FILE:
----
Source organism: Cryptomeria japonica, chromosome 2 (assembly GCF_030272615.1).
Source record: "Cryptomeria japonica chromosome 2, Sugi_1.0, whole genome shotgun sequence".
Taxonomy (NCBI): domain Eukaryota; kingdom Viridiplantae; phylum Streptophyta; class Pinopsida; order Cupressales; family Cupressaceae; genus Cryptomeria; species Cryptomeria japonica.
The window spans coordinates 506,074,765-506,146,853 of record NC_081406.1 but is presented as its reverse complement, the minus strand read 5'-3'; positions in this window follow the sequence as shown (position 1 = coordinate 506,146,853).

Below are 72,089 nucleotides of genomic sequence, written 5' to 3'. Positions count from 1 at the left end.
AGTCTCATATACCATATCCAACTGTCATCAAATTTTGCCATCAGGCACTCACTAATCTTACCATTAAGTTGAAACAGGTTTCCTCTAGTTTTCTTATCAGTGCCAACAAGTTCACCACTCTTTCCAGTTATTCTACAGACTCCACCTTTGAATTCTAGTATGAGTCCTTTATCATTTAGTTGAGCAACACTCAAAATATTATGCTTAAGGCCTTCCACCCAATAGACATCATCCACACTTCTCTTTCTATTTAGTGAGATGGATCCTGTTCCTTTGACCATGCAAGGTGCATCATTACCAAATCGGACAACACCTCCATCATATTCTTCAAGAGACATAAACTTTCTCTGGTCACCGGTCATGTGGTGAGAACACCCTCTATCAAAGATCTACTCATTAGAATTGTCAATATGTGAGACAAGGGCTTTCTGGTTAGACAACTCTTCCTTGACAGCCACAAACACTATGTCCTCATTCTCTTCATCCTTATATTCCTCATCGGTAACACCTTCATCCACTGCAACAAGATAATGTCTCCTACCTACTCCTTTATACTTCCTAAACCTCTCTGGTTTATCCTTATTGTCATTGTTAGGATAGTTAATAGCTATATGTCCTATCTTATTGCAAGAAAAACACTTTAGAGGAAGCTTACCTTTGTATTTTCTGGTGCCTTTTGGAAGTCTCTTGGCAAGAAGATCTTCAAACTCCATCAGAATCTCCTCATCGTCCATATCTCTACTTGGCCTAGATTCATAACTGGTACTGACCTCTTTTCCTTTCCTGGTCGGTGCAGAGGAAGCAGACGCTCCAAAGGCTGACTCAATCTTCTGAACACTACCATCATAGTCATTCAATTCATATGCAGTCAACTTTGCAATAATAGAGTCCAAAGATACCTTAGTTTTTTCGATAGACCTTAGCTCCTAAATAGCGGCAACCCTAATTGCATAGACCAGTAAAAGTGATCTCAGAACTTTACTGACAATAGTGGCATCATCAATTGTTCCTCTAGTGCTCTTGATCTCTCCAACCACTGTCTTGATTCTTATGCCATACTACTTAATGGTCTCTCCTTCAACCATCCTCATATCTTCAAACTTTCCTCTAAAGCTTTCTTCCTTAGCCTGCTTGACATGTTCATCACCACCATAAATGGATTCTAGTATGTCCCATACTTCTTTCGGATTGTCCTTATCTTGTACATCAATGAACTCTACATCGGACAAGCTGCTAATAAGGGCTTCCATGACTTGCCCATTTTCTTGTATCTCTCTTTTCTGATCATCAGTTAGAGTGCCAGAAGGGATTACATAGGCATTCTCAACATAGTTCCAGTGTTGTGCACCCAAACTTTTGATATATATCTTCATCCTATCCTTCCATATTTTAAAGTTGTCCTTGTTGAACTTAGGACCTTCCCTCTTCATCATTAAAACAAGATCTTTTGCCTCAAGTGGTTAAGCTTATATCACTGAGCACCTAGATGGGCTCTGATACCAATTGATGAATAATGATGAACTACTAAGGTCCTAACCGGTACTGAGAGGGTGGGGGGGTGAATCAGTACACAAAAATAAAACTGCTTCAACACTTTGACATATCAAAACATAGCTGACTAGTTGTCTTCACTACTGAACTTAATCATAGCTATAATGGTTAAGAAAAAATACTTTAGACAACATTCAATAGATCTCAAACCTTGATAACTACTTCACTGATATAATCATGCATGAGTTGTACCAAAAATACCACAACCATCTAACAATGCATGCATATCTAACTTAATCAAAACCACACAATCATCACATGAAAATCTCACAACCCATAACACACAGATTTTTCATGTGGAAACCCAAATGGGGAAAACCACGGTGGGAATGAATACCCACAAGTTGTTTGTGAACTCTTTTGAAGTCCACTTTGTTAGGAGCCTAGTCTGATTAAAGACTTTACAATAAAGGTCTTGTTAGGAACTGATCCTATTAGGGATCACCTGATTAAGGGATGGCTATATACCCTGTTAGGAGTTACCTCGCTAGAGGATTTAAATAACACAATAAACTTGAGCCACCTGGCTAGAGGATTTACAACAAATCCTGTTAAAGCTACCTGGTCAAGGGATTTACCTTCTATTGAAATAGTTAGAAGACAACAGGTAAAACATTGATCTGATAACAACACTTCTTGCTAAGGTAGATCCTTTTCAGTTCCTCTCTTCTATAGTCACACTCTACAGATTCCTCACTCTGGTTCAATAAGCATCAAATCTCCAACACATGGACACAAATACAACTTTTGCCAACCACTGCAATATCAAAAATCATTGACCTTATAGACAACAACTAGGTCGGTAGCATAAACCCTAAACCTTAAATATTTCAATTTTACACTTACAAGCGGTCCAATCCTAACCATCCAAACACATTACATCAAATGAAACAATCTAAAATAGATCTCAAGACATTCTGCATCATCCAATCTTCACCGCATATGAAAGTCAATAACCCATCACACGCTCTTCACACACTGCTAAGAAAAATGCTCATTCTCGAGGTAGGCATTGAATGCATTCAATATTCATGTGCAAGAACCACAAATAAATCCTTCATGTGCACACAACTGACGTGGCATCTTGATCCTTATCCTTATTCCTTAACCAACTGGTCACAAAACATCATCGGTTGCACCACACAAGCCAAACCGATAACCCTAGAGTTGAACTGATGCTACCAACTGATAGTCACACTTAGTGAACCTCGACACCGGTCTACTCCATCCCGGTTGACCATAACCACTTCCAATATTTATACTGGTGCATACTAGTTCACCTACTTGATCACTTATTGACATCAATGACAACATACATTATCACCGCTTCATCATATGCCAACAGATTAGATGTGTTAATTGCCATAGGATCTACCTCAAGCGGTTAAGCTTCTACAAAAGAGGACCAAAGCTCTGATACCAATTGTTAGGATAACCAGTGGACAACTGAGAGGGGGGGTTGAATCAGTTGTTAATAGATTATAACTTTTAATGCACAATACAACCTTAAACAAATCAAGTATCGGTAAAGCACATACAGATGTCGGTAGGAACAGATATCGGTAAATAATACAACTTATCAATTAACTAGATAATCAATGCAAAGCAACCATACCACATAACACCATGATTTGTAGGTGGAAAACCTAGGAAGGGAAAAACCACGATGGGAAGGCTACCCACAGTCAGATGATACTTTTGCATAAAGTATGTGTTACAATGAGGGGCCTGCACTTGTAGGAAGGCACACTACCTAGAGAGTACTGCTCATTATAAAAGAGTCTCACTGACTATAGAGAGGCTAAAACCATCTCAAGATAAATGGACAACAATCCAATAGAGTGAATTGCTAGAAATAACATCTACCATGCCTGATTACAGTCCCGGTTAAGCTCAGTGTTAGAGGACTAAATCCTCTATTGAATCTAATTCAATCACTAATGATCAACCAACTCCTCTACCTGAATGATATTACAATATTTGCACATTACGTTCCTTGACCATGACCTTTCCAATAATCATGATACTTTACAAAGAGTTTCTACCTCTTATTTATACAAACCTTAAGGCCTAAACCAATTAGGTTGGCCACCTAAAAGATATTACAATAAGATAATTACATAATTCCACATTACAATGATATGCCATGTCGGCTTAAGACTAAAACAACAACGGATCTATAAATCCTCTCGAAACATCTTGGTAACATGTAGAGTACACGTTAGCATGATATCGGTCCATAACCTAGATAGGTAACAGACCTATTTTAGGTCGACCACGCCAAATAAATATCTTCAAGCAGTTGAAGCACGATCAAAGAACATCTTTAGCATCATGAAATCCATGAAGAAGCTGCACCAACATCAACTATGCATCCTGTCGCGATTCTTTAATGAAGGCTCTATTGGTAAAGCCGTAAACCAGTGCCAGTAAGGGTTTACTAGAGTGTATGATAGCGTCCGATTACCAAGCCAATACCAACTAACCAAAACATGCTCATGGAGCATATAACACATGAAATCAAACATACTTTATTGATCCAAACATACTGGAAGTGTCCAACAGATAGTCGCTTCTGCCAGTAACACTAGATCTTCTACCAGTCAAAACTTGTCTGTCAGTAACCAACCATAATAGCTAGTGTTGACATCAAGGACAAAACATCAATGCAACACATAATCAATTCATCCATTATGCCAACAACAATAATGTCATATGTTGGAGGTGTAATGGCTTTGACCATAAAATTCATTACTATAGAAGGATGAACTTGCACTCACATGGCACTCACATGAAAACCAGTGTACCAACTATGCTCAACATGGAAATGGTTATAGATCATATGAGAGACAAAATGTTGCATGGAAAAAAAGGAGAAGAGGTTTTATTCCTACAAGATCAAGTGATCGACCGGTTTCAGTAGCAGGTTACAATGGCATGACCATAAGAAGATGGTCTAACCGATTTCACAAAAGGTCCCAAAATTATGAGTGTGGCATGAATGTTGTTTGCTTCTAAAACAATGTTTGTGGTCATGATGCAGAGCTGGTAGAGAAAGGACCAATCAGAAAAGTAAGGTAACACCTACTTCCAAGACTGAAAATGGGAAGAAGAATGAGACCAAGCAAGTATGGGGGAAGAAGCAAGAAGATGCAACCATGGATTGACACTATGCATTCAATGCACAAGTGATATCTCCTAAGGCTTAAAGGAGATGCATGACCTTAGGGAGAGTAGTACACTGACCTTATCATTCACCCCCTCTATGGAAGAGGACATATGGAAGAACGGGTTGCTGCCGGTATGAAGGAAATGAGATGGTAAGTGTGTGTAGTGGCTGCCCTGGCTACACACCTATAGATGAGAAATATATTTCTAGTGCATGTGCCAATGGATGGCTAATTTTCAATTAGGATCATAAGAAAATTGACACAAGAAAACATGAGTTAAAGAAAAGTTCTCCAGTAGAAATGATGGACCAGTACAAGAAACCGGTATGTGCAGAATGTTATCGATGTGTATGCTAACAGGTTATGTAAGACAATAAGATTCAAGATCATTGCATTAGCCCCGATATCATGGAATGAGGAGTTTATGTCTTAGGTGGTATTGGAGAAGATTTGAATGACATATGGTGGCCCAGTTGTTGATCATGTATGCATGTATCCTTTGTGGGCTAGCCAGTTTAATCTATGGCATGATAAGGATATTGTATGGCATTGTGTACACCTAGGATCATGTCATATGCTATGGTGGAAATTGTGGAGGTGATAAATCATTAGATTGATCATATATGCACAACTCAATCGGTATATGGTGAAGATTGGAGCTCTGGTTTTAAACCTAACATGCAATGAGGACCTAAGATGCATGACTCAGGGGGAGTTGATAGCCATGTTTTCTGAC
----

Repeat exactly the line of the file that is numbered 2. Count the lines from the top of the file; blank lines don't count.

Source record: "Cryptomeria japonica chromosome 2, Sugi_1.0, whole genome shotgun sequence".